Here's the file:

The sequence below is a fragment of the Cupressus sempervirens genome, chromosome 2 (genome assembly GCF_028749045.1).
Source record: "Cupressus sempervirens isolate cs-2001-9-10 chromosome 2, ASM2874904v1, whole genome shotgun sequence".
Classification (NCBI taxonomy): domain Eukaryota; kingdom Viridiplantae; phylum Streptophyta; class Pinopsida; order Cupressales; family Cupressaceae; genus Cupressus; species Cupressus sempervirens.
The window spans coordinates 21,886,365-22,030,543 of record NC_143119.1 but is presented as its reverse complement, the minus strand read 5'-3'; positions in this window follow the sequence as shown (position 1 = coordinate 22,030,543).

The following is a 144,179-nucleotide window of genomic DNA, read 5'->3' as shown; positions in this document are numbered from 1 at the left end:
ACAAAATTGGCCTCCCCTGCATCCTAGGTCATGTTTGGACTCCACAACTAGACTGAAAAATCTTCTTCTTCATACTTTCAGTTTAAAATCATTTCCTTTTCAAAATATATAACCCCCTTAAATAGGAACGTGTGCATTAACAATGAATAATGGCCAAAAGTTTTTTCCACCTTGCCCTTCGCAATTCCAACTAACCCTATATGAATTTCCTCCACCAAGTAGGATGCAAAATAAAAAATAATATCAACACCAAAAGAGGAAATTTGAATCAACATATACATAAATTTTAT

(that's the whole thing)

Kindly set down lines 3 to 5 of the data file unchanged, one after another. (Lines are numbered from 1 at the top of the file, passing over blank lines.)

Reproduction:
Classification (NCBI taxonomy): domain Eukaryota; kingdom Viridiplantae; phylum Streptophyta; class Pinopsida; order Cupressales; family Cupressaceae; genus Cupressus; species Cupressus sempervirens.
The window spans coordinates 21,886,365-22,030,543 of record NC_143119.1 but is presented as its reverse complement, the minus strand read 5'-3'; positions in this window follow the sequence as shown (position 1 = coordinate 22,030,543).

The following is a 144,179-nucleotide window of genomic DNA, read 5'->3' as shown; positions in this document are numbered from 1 at the left end: